Back when I was using 4×5 and 8×10 sheet film, if I really cared about an image, I would make two identical exposures. I’d make the first normally, then flip the film holder over and do it again. When I developed the film, I’d sometimes do all of one side of the holders in one batch, and the other side in another. The purpose of all this rigamarole was to make sure I had a good neg if there were a processing oopsie, say uneven development that resulted in a mottled sky. The processing was usually fine, so I was left with a choice: which neg to print? Should be easy, right? Just pick one at random. I soon found out that didn’t work. Even with supposedly identical negs – and this was with static subjects and the camera on a tripod – there was almost always one that I liked better than the other. The difference wasn’t usually processing, either. It was subtle things like cloud patterns, leaf motion, wave action, and the like.
Hold that thought.
A couple of years after I started work as an engineer, the research outfit that employed me hired someone to work alongside me. One day I needed a certain resistor but couldn’t find one in the stock bins. I went looking for a switchable resistance box to use until new stock arrived. I couldn’t find one. After a while I dropped by the new guy’s bench to find it covered with resistance boxes. Rather than design the circuit properly and calculate all the resistances necessary to make it work right, this guy was twiddling knobs until he happened upon a design that would work. Needless to say, he didn’t last long.
Hold that thought, too.
I delight in surprises when processing photographic images. I enjoy setting up situations engineered to produce those surprises. My fondness for revelations in postproduction does not extend to exposure errors. I want files whose exposures are designed for the kind of processing I have in mind. I take some pride in being able to plan those exposures, using strategies appropriate to the intended development.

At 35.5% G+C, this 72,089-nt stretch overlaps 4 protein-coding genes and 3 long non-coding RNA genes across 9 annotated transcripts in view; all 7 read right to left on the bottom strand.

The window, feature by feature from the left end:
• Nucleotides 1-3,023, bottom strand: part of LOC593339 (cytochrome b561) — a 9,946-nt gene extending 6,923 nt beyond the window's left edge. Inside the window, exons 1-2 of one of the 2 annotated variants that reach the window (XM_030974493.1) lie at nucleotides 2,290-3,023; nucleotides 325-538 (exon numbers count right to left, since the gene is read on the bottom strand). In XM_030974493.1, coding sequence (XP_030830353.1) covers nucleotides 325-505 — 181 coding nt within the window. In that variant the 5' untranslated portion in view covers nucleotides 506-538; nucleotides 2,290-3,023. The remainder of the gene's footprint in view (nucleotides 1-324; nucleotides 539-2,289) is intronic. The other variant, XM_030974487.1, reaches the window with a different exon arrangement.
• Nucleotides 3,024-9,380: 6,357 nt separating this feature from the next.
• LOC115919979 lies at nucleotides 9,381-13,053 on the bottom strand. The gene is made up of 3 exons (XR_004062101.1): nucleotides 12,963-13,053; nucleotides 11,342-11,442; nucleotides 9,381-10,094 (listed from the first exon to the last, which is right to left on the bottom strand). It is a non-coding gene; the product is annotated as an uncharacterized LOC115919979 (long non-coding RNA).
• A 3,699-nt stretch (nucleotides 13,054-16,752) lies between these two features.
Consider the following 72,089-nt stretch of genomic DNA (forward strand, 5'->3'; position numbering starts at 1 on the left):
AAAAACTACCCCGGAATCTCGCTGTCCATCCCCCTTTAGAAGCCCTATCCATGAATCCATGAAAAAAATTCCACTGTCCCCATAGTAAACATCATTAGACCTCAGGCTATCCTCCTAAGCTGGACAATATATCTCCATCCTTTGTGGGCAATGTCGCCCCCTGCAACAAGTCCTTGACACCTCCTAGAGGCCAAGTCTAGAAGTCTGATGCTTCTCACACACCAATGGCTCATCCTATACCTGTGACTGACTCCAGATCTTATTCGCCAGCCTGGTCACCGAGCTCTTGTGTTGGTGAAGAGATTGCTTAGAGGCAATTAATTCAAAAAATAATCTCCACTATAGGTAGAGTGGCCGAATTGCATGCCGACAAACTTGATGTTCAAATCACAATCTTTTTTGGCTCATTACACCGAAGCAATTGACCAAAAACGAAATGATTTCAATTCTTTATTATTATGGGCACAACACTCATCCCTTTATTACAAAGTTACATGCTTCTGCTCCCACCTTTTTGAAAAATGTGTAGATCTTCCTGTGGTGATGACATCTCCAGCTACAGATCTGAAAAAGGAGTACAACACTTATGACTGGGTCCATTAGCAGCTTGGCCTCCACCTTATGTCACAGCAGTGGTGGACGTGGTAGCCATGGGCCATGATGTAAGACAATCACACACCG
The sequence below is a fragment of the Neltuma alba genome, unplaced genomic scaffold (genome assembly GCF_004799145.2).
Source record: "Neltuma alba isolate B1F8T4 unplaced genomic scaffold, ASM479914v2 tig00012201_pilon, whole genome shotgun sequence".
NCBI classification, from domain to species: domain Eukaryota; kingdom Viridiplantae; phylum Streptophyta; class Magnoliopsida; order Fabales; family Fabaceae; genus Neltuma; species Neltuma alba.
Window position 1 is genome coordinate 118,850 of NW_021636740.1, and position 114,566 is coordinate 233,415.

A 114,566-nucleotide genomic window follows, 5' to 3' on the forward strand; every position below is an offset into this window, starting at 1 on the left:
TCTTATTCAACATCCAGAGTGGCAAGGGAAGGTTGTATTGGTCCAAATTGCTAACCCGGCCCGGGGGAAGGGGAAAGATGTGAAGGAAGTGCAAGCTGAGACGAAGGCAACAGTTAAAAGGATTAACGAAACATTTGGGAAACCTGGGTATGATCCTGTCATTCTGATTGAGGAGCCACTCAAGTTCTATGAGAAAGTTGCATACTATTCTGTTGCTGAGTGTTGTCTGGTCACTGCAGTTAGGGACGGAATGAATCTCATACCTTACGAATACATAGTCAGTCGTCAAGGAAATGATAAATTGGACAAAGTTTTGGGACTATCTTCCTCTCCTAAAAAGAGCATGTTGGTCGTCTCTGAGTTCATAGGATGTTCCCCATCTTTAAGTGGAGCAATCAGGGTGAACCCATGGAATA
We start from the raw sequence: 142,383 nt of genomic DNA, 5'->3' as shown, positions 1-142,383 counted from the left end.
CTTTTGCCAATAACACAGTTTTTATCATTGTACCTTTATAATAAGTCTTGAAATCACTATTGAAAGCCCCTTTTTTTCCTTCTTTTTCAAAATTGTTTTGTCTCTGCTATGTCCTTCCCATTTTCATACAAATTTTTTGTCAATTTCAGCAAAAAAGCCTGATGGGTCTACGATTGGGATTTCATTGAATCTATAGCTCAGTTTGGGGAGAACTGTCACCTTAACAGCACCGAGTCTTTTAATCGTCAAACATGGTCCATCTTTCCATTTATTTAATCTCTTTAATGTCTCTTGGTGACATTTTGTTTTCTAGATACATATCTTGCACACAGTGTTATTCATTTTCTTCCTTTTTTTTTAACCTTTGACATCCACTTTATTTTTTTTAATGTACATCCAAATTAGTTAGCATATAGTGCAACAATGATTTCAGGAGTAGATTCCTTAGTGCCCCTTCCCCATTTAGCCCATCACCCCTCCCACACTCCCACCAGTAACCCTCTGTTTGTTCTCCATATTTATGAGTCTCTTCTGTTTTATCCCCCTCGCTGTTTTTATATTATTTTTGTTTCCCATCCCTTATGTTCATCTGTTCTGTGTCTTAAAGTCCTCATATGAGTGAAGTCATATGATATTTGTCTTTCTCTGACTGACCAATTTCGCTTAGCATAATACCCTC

Got all three of those thoughts?
I recently encountered a person who said that his ISO-selection and exposure strategy was bracketing. My first reaction was, “That’s not a strategy; that’s rolling dice.” I thought immediately of the incompetent engineer and the lab bench full of R-boxes. All of my instincts told me that this was a terrible idea.
But a cooler side of my head prevailed, and I started thinking. Cameras automate bracketing, and that’s really useful for HDR, so maybe they can bang off shots so fast that my old experiences of supposedly identical shots being only quasi-identical aren’t applicable. I don’t think cameras automate ISO-setting bracketing, though. But still, just exposure bracketing could go a long way to finding one capture that positively nails the exposure, with the raw file just short of highlight clipping. And that’s hard to do in the absence of an in-camera raw histogram.
So, much as I hate the idea, I’m coming around to bracketing as an exposure protocol (I still bristle at calling it a strategy, for some crazy reason) for static subjects, and maybe some slow-moving ones. Practical difficulties that will make it unworkable for me in some situations include the reduction of dynamic range that some cameras experience in continuous shutter mode, and the logistics of combining this with focus bracketing, panos, and the like.
I sure won’t like what that will do to the culling process, which is tedious enough already. Fast Raw Viewer to the rescue? And I’m afraid that, should I start using it, all the while I’ll be thinking about a million monkeys, a million typewriters, a million years, and the complete works of Shakespeare.